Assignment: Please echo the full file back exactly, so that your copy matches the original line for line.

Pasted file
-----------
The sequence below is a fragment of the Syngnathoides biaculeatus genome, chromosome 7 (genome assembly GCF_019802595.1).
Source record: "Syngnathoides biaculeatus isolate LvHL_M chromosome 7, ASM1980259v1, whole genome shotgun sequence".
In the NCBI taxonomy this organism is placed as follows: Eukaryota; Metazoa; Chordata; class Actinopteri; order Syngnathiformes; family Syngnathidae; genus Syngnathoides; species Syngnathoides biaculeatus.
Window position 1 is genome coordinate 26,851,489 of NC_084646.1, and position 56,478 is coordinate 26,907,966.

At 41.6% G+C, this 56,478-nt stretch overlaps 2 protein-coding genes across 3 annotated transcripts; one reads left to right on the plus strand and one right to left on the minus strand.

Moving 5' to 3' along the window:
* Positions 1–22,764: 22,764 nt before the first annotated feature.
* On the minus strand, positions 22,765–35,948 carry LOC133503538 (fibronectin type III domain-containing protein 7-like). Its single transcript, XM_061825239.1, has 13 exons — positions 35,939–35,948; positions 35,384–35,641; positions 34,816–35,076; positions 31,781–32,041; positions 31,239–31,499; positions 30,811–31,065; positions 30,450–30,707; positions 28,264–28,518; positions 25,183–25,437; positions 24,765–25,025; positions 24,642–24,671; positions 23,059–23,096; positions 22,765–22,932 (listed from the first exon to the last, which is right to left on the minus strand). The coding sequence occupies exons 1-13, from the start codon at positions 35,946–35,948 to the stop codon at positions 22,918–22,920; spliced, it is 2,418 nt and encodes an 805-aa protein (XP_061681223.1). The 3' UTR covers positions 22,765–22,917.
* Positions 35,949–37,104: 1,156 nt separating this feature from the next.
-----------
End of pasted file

The sequence below is a fragment of the Syngnathoides biaculeatus genome, chromosome 7 (genome assembly GCF_019802595.1).
Source record: "Syngnathoides biaculeatus isolate LvHL_M chromosome 7, ASM1980259v1, whole genome shotgun sequence".
In the NCBI taxonomy this organism is placed as follows: Eukaryota; Metazoa; Chordata; class Actinopteri; order Syngnathiformes; family Syngnathidae; genus Syngnathoides; species Syngnathoides biaculeatus.
Window position 1 is genome coordinate 26,851,489 of NC_084646.1, and position 56,478 is coordinate 26,907,966.

At 41.6% G+C, this 56,478-nt stretch overlaps 2 protein-coding genes across 3 annotated transcripts; one reads left to right on the plus strand and one right to left on the minus strand.

Moving 5' to 3' along the window:
* Positions 1–22,764: 22,764 nt before the first annotated feature.
* On the minus strand, positions 22,765–35,948 carry LOC133503538 (fibronectin type III domain-containing protein 7-like). Its single transcript, XM_061825239.1, has 13 exons — positions 35,939–35,948; positions 35,384–35,641; positions 34,816–35,076; positions 31,781–32,041; positions 31,239–31,499; positions 30,811–31,065; positions 30,450–30,707; positions 28,264–28,518; positions 25,183–25,437; positions 24,765–25,025; positions 24,642–24,671; positions 23,059–23,096; positions 22,765–22,932 (listed from the first exon to the last, which is right to left on the minus strand). The coding sequence occupies exons 1-13, from the start codon at positions 35,946–35,948 to the stop codon at positions 22,918–22,920; spliced, it is 2,418 nt and encodes an 805-aa protein (XP_061681223.1). The 3' UTR covers positions 22,765–22,917.
* Positions 35,949–37,104: 1,156 nt separating this feature from the next.